Having recently read Bessel van der Kolk’s The Body Keeps the Score, I’d decided soon after finishing the book to try one of the recommended readings. I chose Jon Kabat-Zinn’s Coming To Our Senses, mainly because van der Kolk discussed some of the collaborations the two of them used in studies. I haven’t put it up on my Goodreads, partially because the book has a weird dual thread of (Kabat-Zinn’s) self-promotion & actual insightful commentary on human perception that bothers me.
But there is one concept that I’ve been stuck on for the past few weeks that I keep playing with mentally. Kabat-Zinn mentions the Kanizsa triangle, an illusion where three circles suggest a triangle at their center due to their shape. He presents a scenario where a Zen teacher shows this figure to a student & says something like, “If you say there is a triangle in the center, I will tell you that you’re wrong. If you say there isn’t a triangle in the center, I will tell you that you’re wrong.”
My initial reaction was a fear where there is no right answer, meaning (for my people-pleasing self) that I cannot make the other person happy or content or solve the problem they present me, meaning a frightening (but purely hypothetical) situation where I can’t solve their problem or get away from their scrutiny. The idea that ambiguity resides outside of my attempts to understand or create order was terrifying. Ambiguity means unassessed threats means I might get hurt means run away run away run away NOW.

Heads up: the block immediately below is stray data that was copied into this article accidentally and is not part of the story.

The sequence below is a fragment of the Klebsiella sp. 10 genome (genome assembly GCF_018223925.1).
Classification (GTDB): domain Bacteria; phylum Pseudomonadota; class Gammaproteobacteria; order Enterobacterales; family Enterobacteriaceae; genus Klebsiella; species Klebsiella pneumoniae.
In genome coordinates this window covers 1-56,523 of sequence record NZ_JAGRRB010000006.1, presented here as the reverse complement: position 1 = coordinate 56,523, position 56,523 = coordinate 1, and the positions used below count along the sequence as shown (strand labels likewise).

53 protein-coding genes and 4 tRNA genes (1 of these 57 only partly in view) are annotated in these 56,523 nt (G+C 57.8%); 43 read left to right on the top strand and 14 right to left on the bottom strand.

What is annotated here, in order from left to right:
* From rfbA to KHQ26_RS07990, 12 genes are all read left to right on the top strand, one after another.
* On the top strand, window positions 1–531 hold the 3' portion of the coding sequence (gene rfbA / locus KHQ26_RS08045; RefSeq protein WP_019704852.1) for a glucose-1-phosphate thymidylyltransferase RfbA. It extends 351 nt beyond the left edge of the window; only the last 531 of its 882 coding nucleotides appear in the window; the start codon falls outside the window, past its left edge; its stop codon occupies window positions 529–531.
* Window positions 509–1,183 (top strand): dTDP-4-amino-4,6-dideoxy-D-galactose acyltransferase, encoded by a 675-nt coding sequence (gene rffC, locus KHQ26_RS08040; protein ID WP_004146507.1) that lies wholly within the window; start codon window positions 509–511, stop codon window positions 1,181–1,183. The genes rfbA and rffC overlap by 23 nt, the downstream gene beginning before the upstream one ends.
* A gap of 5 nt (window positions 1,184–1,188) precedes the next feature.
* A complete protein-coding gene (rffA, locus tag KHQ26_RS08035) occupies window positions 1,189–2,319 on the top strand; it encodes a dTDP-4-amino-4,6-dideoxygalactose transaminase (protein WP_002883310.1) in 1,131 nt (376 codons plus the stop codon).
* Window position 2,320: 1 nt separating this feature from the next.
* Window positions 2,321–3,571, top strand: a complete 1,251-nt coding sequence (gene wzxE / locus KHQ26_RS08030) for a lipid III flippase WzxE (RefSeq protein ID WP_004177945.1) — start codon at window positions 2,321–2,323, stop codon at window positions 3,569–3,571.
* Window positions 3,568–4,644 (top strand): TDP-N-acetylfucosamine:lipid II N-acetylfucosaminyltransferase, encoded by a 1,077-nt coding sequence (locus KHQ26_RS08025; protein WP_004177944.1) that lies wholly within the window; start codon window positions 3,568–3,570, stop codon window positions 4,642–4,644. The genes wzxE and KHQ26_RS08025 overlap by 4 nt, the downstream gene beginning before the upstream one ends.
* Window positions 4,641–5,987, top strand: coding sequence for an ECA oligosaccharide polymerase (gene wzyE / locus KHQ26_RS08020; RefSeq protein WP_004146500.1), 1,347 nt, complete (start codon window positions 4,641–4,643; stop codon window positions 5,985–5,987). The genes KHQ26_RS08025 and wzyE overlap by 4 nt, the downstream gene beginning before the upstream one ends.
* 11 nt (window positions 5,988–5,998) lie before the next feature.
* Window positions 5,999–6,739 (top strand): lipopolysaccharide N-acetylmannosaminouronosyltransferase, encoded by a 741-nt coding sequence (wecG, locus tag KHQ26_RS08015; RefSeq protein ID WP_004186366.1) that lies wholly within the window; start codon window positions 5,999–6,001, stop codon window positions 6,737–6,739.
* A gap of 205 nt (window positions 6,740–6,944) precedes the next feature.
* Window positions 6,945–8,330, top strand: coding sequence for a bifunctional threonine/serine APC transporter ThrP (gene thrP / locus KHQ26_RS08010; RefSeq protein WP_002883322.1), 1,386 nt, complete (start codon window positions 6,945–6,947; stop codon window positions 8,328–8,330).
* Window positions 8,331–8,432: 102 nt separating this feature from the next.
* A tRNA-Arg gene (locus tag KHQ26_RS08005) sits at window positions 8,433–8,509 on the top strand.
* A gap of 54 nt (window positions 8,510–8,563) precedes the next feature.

(And if I wasn’t trying to be honest & make a point here, I’d link to Courtney Love’s “Mono” where she screams those last few words.)
All of that was my traumatized brain. And now that I’m healing, I’m facing this idea of ambiguity, where things do & do not exist at the same time, & thinking that I might be able to learn to be ok with it. At least, that’s the skill I want to have moving toward. I’ve left behind the over-used survival instinct & the chronic exhaustion it causes. I’m struggling now with the remaining traces on my reasoning, where categorizing past experiences as either all good or all bad seems like an easy solution.
But that’s not what I want. I want to accept myself & my place in the world & grow stronger from that purposeful knowledge, not from the reactions to the ghosts of the past & the wolves at the door.